So, a while back, I played Braunstein, the prototype RPG that predated all other RPGs. The thing was, it was more of a wargame with the idea that people played as generals or other important assets in the war, such as factory owners and police officers. Hence, I classified it as a Solo RPG Voyage and something I call a Solo Wargaming Voyage.
And while I can easily pass off Night Witches, Winter, and Kancolle as also SWVs, they were pure RPGs, as they gave characters stats or heavily encouraged a story over combat. They were not wargames in the slightest. However, it was only a matter of time before I could come across a wargame I could solo play.
This is where Minden Games comes in. Minden Games has so many wargames for different platforms that it’s pretty amazing. Best part is, most of them come with solitaire rules. Meaning, I am able to play these solo. I bought two of these games at the FLGS, since they’re were, as of July 8th when I purchased them, the only games to explicitly say they can be played solo on the front of their book.
These games use a system called “Battle over Britain”, named after the WWII battle, the Battle of Britain. The game is a simple and quick dog fighting game where one player plays as the British air forces and the other player plays as German air forces. It’s a really simple game to jump in, so I’ll do so with Tabletop Simulator.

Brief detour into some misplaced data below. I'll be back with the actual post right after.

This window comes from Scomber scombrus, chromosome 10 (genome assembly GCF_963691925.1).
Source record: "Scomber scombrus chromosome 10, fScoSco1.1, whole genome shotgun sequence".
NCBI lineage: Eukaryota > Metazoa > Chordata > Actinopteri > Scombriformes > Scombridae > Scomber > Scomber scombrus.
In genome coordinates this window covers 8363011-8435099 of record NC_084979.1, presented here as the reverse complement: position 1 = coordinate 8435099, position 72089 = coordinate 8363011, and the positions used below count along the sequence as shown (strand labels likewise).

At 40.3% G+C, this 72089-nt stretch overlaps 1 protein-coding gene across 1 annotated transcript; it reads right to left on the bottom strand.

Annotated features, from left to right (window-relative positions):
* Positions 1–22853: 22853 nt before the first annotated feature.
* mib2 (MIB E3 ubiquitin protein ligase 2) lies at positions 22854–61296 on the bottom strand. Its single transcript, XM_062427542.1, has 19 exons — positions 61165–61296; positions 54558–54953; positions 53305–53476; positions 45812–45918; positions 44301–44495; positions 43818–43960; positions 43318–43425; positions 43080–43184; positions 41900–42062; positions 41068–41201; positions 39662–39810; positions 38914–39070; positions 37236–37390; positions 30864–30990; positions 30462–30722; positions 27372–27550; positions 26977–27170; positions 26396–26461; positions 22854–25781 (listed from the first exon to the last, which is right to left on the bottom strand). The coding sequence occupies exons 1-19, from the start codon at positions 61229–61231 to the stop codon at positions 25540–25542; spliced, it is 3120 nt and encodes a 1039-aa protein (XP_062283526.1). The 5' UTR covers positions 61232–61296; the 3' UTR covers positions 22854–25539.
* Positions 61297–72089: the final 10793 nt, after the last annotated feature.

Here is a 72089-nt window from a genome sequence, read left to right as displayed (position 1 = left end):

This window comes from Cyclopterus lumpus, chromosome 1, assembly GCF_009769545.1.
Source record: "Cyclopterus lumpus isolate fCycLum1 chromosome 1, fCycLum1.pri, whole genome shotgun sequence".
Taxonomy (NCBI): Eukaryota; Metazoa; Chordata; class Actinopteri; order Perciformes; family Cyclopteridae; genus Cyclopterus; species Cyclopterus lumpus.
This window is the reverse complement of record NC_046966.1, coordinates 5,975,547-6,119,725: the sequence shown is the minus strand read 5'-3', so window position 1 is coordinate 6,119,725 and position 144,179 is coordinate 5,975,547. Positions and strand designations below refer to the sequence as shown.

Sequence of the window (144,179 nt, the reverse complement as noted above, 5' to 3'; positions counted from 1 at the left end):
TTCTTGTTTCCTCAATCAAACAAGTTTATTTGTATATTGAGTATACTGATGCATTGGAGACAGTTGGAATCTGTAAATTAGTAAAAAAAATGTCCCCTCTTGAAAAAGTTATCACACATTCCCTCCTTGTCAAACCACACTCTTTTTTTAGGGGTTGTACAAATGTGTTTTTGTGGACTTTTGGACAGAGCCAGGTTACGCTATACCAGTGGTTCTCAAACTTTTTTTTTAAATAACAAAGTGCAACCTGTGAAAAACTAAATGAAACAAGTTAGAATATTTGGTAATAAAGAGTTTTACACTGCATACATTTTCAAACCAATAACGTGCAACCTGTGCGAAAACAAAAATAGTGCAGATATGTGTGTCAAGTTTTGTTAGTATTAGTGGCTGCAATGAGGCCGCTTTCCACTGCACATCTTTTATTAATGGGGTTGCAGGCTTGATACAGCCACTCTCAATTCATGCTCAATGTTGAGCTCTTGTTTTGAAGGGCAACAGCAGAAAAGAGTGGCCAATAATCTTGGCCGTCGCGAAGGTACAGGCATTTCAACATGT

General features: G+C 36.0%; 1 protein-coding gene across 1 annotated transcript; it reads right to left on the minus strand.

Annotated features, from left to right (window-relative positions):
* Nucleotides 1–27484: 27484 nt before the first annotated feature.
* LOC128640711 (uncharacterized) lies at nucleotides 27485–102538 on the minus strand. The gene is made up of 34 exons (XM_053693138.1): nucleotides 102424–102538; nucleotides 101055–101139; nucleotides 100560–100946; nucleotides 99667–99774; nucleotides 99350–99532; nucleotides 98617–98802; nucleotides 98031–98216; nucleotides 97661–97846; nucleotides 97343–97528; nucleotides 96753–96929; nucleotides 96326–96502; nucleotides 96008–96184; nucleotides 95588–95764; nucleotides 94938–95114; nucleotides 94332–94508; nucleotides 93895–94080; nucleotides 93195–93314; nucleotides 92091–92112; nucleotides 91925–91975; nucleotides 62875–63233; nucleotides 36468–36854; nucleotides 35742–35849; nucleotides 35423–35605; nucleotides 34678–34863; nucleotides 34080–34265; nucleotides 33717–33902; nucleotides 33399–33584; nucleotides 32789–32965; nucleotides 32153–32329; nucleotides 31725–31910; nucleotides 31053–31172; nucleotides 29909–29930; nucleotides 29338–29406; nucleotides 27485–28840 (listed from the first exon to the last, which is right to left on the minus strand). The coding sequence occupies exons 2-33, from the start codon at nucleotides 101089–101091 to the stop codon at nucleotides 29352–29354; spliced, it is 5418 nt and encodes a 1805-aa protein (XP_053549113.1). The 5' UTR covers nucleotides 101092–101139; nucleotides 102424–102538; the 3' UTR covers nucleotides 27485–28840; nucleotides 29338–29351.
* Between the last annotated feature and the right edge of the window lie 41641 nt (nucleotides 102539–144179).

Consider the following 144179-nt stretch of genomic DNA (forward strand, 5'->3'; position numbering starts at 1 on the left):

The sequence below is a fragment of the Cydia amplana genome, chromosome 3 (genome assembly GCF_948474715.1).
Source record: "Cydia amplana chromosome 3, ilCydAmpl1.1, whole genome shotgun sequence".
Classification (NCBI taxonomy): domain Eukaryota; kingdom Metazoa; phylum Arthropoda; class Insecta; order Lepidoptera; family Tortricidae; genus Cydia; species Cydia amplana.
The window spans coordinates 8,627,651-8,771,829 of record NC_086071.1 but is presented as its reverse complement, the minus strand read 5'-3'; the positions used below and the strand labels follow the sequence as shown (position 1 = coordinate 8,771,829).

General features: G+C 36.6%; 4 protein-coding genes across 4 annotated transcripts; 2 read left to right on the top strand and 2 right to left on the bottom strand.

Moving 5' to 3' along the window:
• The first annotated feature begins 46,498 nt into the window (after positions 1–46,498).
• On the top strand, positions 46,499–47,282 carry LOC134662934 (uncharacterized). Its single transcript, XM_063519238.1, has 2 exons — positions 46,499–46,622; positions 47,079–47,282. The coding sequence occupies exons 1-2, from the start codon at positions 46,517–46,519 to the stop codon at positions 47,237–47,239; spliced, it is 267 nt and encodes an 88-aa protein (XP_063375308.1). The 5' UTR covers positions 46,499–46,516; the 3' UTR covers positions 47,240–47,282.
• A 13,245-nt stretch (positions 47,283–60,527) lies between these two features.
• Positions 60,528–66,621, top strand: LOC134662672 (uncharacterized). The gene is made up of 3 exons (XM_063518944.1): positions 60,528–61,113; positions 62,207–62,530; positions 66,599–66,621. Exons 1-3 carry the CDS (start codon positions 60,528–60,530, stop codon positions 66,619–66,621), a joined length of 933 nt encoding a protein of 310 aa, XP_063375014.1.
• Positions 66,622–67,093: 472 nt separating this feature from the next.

I’ll be playing the Spitfire, while my opponent will play the Me-109E. Right off the bat, I play the nine of spades, which not only allows me to take the high ground, but also allows me to commence firing. Determining the difference between altitude (rather, how many spaces he is from me), I managed to hit him for one damage.
During the next turn, I had advantage over the German opponent. However, he managed to play a court card, which meant he was attempting to break off and make me lose advantage. Fortunately, I had a court card of my own, though it simply had me go to diamonds, the lowest level of altitude I could go.
The next turn, my opponent is caught between a two and a four. I’m using Tabletop Diversion’s variation for Solo Play where the opponent picks between two cards. He had to choose the four while I picked the six, allowing me to take the attack once again. I rolled and got, surprisingly, a four. I say surprisingly because that is actually this game’s version of a natural twenty. So now I consult the critical hit table. And I managed to finish him off with a six, which meant that the target was destroyed.
In this case, his plane blew up. Well, that was quick and dirty. I liked it. The rules were a bit heavy to get into, but once I actually bit the bullet and played with it, it was a pretty fun wargame. Now, the game as several other stuff going for it, like rules for a campaign, different scenarios, and even rules for roleplaying. This is actually a really fun game and I recommend war gamers to pick it up.